Maureen Dowd / No axe to grind
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WASHINGTON -- There are other historic bromances in the news. King George VI and Lionel Logue. Mark Zuckerberg and Eduardo Saverin. LeBron James, Dwyane Wade and Chris Bosh.
But rarely has there been a partnership that rocked the world the way the Chicago odd couple did. The lean, neat One and the hefty, messy one accomplished what seemed impossible: Getting a black man the nation's worst job, as The Onion memorably put it.
So it was a parting of sweet sorrow this past weekend for The Brand and The Keeper of The Brand.
The unsentimental Barack Obama and the sentimental David Axelrod said goodbye Friday night over an intimate dinner in the White House residence. (Along with their wives.)
The adviser will return to Chicago -- to his family; his beloved deli, Manny's; the re-election ramp-up; and to his pal, Rahm. Obama and Axelrod agreed the West Wing team had gotten too insular. "As one of my colleagues said, the White House is a bit like working in a submarine: It's better to come up for air," Mr. Axelrod recalled Friday in his small office in a White House consumed with Cairo fires and pelted with Washington snow.
The 55-year-old former newspaperman and political consultant became an early muse to the young poet who bewitched a nation. It was a coup de foudre for the idealistic strategist. "I've not made any bones about my feelings about him," he says, when asked if he's too adoring. Robert Gibbs jokingly dubbed Axe "the guy who walks in front of the president with rose petals."
But once Mr. Obama got deluged with a torrent of presidential crises, the poetry stopped, and the adviser in charge of the message got some blame.
"Yeah, we were too prosaic," he said. "We all got sort of dragged down, you know; we were a triage unit. I think all of us have been guilty of neglecting that really important part of the presidency, where you're operating in the world of ideals and values and vision."
He continued: "There were a lot of hands on the words, a lot of concern about every nuance. And it is true that this is a place where an errant clause can send markets tumbling and armies marching, and you're always aware of that."
The vaunted change gave way to the usual logrolling. "It was, so, you need this guy's vote and therefore, perhaps we shouldn't emphasize that issue because they will be less apt to support us on the recovery plan and the country could slip into a depression," Mr. Axelrod said.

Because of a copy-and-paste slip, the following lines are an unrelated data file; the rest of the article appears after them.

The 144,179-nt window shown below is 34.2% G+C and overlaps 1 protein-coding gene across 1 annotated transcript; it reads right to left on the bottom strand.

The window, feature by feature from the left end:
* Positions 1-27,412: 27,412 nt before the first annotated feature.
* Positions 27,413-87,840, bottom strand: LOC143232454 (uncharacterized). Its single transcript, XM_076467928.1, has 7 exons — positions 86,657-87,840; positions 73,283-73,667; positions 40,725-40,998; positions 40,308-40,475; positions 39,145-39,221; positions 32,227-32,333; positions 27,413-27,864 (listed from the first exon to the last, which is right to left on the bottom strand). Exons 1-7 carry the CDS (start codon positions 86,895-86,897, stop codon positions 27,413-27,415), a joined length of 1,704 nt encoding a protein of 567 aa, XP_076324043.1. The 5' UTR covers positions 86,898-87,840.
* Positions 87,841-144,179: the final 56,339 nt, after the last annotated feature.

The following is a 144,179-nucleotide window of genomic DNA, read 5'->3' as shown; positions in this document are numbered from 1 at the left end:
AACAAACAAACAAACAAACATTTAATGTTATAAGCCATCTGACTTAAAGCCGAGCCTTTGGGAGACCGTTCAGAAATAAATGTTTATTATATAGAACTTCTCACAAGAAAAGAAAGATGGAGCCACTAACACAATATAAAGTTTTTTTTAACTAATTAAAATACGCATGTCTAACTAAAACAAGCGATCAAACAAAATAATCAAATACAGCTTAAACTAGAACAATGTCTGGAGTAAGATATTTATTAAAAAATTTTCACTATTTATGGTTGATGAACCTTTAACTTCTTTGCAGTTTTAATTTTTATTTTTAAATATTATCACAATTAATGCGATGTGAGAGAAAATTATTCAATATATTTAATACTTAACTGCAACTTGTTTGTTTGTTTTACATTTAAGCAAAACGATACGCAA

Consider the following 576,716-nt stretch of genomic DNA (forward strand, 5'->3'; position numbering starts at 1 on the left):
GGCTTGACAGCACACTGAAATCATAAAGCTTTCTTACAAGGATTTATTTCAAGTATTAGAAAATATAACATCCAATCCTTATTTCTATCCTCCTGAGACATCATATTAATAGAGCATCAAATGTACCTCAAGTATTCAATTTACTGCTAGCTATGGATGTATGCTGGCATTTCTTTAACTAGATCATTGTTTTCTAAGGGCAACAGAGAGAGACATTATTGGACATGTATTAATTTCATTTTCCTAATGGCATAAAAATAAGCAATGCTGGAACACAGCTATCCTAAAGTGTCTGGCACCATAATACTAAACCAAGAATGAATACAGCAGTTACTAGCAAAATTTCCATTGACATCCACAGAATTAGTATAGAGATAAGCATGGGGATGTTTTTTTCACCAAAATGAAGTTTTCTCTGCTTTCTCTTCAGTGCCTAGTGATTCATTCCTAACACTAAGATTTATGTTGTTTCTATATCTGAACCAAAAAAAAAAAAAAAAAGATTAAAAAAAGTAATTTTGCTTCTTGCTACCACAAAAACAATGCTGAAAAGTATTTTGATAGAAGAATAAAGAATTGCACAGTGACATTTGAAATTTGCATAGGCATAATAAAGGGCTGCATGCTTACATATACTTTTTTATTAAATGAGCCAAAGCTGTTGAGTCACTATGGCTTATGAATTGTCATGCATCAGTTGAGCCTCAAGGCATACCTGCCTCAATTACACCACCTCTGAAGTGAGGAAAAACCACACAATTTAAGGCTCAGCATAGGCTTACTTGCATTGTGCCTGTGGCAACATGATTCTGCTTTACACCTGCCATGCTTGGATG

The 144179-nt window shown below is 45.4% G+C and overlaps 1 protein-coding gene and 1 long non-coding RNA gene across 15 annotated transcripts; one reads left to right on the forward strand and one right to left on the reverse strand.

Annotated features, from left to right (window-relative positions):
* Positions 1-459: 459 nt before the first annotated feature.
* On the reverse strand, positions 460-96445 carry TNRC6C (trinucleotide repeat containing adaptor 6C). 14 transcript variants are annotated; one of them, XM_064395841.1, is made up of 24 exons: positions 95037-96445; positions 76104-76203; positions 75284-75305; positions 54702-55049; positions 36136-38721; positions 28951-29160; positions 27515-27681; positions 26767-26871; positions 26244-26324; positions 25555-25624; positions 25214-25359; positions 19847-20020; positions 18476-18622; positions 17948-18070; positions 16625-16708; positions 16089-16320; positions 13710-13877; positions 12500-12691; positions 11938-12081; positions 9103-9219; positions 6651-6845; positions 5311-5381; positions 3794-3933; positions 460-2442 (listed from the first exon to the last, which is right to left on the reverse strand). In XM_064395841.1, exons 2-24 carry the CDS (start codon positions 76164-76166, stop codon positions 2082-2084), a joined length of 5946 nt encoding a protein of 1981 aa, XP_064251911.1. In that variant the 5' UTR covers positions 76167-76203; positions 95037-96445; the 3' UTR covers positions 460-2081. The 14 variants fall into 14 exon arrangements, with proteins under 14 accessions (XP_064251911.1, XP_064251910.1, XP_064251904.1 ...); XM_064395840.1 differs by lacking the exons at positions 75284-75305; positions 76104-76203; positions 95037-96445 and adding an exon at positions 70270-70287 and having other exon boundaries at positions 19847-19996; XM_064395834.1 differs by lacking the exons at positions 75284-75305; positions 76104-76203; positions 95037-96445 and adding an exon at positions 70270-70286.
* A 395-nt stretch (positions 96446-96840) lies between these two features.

The president recaptured some inspirational force in Tucson, Ariz., his heart clearly touched by 9-year-old Christina Green. Her parents told Mr. Obama that their daughter had gotten interested in politics partly because she was drawn to him.
The president is "happier" taking a more optimistic, big-picture approach, Mr. Axelrod said, noting, "He's in the zone in which he's most comfortable."
Packing boxes leaned against the office wall. David Plouffe, a more orderly, reserved type -- a man who shows his affection for Mr. Obama by studying the turnout models for congressional swing districts -- is moving in today.
Though Axe can wax endlessly about Washington's wayward ways, he admitted to friends that it's harder leaving than he thought, and he plunged into bon voyage parties and dinners. Asked about the cascade of "exclusive" exit interviews he was giving, he warned drolly: "Don't turn on the Shopping Network!"
"The White House is like fantasy camp for him," said his charming assistant, Eric Lesser. "He could go to an Afghan war council in the Situation Room, meet Sandy Koufax and have a baseball signed, and have lunch with Caroline Kennedy."
Mr. Axelrod's final Friday began with Mr. Lesser bringing the usual oatmeal. (Now that the boss has lost 25 pounds, Mr. Lesser permits him a sprinkling of brown sugar again.) Pointing to some "victimized" ties hanging on the door, the strategist noted: "The one thing I learned on this job is, don't eat your oatmeal standing up."
The avid punster offered a parting pun at the 8:30 a.m. meeting -- urging everyone to "plow forward" on a plan for genetically produced alfalfa.
Mr. Axelrod is not tech-savvy. There was that time he was in such a rush for an early campaign bus that he mistook a bar of hotel soap for his BlackBerry, later pulling the soap out of a pocket to check his e-mails. And the time he killed a BlackBerry with glaze from a doughnut.
So it was a surprise Friday when he said he was going to open a Twitter account so he could "leap into the debate from time to time."
I asked Mr. Axelrod what he'd like to steal on the way out. Nodding toward the Oval Office, he replied conspiratorially, "He has the Emancipation Proclamation in there. That would be a nice going-away present."
First Published January 31, 2011 12:00 am